The perspective of iatromathematicians differed from that of iatrophysicists and iatrochemists in terms of the way human bodies function. Iatrophysicists predicted the deviations from the biological norm of the body through the appliance of physics, while iatrochemists measured the detrimental problems of the body by chemical means. Several individuals contributed to this field study of iatromathematics. For example, Ibn Ezra wrote nine different astrological treatises, he covered all the subsections of astrology which include the branches of natal, horary and mundane. Ibn Ezra’s best known work was known as The Beginning of Wisdom. Over time, various individuals studied his works comprehensively. One such person was George Sarton, the founder of the History of Science Society. Archibald Pitcairne was mentioned as the "forgotten father of mathematical medicine" and his contribution praised to creating the bases of iatromathematics. Medical astrology Turner, Bryan S.. Medical Power and Social Knowledge.
London: Sage. ISBN 978-0803975996. Kirschmann, Anne Taylor. A Vital Force: Women in American Homeopathy. New Brunswick, N. J.: Rutgers University Press. ISBN 0813533201. Lewis, James R.. The astrology book: the encyclopedia of heavenly influences. Detroit: Visible Ink Press. ISBN 1578591449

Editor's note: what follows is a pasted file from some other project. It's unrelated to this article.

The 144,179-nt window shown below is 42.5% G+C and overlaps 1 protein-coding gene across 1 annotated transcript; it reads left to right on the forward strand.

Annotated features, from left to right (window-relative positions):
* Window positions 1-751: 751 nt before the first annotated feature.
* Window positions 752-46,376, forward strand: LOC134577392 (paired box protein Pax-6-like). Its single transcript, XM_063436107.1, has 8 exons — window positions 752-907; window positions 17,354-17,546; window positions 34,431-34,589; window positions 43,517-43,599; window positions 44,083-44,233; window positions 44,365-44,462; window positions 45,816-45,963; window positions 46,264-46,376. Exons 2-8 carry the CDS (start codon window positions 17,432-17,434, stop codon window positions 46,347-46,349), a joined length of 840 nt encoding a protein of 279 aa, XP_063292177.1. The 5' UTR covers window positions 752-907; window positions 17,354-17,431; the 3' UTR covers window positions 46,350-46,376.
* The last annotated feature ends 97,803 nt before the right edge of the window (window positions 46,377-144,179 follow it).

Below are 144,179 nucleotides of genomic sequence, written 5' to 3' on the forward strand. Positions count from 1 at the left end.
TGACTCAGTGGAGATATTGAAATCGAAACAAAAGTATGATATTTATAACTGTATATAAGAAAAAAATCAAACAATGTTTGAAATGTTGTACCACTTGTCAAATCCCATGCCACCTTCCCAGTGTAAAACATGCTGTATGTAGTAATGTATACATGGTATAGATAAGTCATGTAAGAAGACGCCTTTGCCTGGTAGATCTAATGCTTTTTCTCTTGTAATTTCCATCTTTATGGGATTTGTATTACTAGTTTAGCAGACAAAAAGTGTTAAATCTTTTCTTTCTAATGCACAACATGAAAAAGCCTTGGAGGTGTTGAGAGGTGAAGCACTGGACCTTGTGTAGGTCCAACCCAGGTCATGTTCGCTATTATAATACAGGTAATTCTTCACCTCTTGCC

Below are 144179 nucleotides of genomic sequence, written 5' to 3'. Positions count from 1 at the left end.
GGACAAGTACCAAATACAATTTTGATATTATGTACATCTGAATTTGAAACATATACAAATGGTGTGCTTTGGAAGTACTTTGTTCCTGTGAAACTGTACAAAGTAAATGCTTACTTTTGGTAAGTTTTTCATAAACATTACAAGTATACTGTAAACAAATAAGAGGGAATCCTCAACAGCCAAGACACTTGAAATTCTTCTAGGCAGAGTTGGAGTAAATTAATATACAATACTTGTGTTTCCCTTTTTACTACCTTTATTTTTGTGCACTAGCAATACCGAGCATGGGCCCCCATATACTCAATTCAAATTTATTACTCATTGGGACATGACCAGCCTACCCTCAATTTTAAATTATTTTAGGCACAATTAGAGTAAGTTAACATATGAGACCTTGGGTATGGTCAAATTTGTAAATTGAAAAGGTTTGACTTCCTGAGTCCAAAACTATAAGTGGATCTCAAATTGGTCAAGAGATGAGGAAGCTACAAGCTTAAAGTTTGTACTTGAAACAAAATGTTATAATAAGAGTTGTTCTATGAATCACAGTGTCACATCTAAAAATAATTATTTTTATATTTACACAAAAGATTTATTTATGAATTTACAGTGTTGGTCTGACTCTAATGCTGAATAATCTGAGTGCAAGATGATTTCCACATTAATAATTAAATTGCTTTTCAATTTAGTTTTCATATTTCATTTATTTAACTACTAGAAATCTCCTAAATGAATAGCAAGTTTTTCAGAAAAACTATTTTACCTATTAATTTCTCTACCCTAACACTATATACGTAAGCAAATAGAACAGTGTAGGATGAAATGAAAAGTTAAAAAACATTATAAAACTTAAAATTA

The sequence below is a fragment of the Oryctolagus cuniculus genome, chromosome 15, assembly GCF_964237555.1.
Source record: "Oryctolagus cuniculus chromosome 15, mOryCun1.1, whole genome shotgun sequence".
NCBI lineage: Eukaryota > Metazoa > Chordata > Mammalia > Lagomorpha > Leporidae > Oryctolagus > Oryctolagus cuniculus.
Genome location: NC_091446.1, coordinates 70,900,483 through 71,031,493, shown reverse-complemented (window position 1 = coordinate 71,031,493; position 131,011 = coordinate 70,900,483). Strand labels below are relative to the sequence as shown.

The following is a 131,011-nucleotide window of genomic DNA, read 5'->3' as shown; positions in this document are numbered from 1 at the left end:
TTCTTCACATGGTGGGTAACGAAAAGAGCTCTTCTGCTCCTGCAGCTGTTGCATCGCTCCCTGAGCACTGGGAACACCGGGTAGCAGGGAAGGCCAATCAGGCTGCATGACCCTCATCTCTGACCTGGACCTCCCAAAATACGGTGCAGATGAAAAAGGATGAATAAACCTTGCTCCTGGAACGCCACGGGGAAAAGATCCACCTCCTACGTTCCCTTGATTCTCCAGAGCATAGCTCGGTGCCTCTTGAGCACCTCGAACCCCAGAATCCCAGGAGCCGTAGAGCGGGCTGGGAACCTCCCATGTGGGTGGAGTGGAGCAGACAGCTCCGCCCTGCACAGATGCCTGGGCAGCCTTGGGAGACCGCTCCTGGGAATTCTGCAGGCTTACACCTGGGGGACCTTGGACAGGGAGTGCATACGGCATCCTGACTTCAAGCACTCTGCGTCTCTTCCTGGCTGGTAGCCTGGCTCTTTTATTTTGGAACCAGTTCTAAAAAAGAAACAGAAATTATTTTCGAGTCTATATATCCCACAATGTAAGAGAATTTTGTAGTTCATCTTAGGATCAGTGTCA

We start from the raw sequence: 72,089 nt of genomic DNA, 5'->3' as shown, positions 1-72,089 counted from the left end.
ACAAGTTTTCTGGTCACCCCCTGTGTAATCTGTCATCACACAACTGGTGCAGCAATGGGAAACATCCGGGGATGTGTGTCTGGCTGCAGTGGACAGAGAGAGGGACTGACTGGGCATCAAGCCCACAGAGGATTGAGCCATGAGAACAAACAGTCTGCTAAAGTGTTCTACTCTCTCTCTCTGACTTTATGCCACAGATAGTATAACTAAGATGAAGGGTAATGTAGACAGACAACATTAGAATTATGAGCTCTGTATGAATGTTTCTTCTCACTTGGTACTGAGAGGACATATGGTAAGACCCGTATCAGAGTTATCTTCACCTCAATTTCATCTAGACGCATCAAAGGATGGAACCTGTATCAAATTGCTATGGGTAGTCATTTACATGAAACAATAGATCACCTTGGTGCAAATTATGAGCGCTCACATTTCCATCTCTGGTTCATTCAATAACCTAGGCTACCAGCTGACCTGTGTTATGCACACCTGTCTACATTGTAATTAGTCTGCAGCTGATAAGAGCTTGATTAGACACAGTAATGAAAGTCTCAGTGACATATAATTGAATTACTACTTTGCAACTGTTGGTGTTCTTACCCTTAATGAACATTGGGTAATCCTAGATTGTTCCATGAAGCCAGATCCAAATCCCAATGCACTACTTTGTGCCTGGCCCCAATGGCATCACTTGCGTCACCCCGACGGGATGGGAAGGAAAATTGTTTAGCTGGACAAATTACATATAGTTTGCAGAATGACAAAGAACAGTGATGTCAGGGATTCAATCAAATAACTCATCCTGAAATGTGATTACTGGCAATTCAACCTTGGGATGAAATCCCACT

Hoe is a village and civil parish situated in Norfolk and covers an area of 925 hectares, with an estimated population of 219 at the 2001 census, increasing to 241 at the 2011 Census. For local government purposes it falls within the Elmham and Mattishall Division of Norfolk County Council and the Lincoln Ward of Breckland District Council; the village lies 1.5 miles east of Beetley, 1.5 miles west of Swanton Morley and 2.5 miles by road north from Dereham. It is served by St Andrew's Church in District Team Ministry Benefice; the nave was rebuilt in 1794 and the chancel in 1820. The civil parish of Hoe is joined to the adjacent parish of Worthing, although the ecclesiastical parishes remain separate. According to Vol. 2 of "A General History of Norfolk" printed by John Stacy in 1829. "Hoe belonged to the abbey of Ely, founded by St. Audrey or Etheldra, was held by Ralph son of Ivo, of the abbot, afterwards by the king, as appears from Domesday book; the parish was inclosed in 1811". The Mid-Norfolk Railway has extended its heritage services to Worthing.